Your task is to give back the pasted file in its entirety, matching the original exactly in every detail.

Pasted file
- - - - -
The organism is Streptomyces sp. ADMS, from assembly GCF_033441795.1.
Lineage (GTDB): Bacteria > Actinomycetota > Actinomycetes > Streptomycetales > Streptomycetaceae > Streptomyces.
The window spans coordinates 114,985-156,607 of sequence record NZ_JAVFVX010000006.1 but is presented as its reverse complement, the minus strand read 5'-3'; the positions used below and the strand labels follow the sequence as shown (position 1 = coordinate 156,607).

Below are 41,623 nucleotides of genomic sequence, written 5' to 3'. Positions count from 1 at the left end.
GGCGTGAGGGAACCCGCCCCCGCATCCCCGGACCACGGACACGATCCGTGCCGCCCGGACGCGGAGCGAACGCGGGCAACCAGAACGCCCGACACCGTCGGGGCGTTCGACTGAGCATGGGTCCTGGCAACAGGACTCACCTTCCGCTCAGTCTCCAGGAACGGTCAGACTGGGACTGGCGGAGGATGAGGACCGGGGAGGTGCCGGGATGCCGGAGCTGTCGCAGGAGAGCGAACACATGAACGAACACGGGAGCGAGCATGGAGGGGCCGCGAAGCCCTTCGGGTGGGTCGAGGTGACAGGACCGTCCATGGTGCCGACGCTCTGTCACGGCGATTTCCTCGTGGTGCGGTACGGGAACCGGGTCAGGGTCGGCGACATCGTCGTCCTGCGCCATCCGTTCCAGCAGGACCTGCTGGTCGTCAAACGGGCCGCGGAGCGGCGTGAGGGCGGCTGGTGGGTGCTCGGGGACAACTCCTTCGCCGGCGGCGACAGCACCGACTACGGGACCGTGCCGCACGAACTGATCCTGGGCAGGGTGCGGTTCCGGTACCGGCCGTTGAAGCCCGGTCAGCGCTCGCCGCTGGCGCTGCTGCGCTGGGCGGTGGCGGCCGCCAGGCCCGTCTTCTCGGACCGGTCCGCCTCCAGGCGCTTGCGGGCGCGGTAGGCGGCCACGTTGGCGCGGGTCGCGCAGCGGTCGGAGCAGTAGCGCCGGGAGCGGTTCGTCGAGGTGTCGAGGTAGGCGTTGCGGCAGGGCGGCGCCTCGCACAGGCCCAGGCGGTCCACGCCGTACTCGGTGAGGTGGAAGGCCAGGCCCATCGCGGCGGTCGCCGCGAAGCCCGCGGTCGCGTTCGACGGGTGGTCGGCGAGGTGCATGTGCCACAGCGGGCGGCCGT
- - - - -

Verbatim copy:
The organism is Streptomyces sp. ADMS, from assembly GCF_033441795.1.
Lineage (GTDB): Bacteria > Actinomycetota > Actinomycetes > Streptomycetales > Streptomycetaceae > Streptomyces.
The window spans coordinates 114,985-156,607 of sequence record NZ_JAVFVX010000006.1 but is presented as its reverse complement, the minus strand read 5'-3'; the positions used below and the strand labels follow the sequence as shown (position 1 = coordinate 156,607).

Below are 41,623 nucleotides of genomic sequence, written 5' to 3'. Positions count from 1 at the left end.
GGCGTGAGGGAACCCGCCCCCGCATCCCCGGACCACGGACACGATCCGTGCCGCCCGGACGCGGAGCGAACGCGGGCAACCAGAACGCCCGACACCGTCGGGGCGTTCGACTGAGCATGGGTCCTGGCAACAGGACTCACCTTCCGCTCAGTCTCCAGGAACGGTCAGACTGGGACTGGCGGAGGATGAGGACCGGGGAGGTGCCGGGATGCCGGAGCTGTCGCAGGAGAGCGAACACATGAACGAACACGGGAGCGAGCATGGAGGGGCCGCGAAGCCCTTCGGGTGGGTCGAGGTGACAGGACCGTCCATGGTGCCGACGCTCTGTCACGGCGATTTCCTCGTGGTGCGGTACGGGAACCGGGTCAGGGTCGGCGACATCGTCGTCCTGCGCCATCCGTTCCAGCAGGACCTGCTGGTCGTCAAACGGGCCGCGGAGCGGCGTGAGGGCGGCTGGTGGGTGCTCGGGGACAACTCCTTCGCCGGCGGCGACAGCACCGACTACGGGACCGTGCCGCACGAACTGATCCTGGGCAGGGTGCGGTTCCGGTACCGGCCGTTGAAGCCCGGTCAGCGCTCGCCGCTGGCGCTGCTGCGCTGGGCGGTGGCGGCCGCCAGGCCCGTCTTCTCGGACCGGTCCGCCTCCAGGCGCTTGCGGGCGCGGTAGGCGGCCACGTTGGCGCGGGTCGCGCAGCGGTCGGAGCAGTAGCGCCGGGAGCGGTTCGTCGAGGTGTCGAGGTAGGCGTTGCGGCAGGGCGGCGCCTCGCACAGGCCCAGGCGGTCCACGCCGTACTCGGTGAGGTGGAAGGCCAGGCCCATCGCGGCGGTCGCCGCGAAGCCCGCGGTCGCGTTCGACGGGTGGTCGGCGAGGTGCATGTGCCACAGCGGGCGGCCGT